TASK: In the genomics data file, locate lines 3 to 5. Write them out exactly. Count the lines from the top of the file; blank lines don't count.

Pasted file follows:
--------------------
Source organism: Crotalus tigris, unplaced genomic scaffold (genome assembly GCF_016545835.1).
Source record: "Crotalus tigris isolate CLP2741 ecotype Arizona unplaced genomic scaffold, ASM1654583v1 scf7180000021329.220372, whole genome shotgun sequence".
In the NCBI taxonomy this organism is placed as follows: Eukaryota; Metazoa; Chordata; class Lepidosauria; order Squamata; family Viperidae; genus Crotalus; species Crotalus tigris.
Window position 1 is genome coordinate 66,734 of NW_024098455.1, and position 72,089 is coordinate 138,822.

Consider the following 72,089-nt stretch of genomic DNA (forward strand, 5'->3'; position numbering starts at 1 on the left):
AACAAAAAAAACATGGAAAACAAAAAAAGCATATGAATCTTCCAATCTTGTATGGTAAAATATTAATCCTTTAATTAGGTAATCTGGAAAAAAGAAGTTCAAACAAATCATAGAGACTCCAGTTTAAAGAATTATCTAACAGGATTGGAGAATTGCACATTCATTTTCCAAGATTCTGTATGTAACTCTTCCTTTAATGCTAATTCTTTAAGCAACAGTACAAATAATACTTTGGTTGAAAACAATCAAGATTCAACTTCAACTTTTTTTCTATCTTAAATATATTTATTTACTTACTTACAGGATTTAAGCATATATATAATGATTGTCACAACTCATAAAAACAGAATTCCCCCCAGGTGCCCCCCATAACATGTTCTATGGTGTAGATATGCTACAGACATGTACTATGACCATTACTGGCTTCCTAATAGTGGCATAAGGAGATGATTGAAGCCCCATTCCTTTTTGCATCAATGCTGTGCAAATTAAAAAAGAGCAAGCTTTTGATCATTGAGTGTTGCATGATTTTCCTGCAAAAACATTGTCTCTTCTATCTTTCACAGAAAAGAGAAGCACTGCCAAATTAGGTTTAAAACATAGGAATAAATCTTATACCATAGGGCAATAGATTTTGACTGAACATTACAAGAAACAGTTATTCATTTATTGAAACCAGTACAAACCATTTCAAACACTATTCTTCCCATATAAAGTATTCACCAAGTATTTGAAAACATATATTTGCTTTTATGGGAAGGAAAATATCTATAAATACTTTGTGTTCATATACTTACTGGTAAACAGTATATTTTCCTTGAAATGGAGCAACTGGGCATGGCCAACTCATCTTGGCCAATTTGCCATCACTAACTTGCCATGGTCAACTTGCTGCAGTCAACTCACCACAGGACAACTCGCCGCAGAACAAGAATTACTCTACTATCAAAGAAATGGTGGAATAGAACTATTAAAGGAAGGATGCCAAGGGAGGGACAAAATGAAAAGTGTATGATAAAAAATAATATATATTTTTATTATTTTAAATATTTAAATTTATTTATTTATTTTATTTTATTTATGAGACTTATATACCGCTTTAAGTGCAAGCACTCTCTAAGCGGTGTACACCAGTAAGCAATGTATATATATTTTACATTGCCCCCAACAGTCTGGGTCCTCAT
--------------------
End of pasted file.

In the NCBI taxonomy this organism is placed as follows: Eukaryota; Metazoa; Chordata; class Lepidosauria; order Squamata; family Viperidae; genus Crotalus; species Crotalus tigris.
Window position 1 is genome coordinate 66,734 of NW_024098455.1, and position 72,089 is coordinate 138,822.

Consider the following 72,089-nt stretch of genomic DNA (forward strand, 5'->3'; position numbering starts at 1 on the left):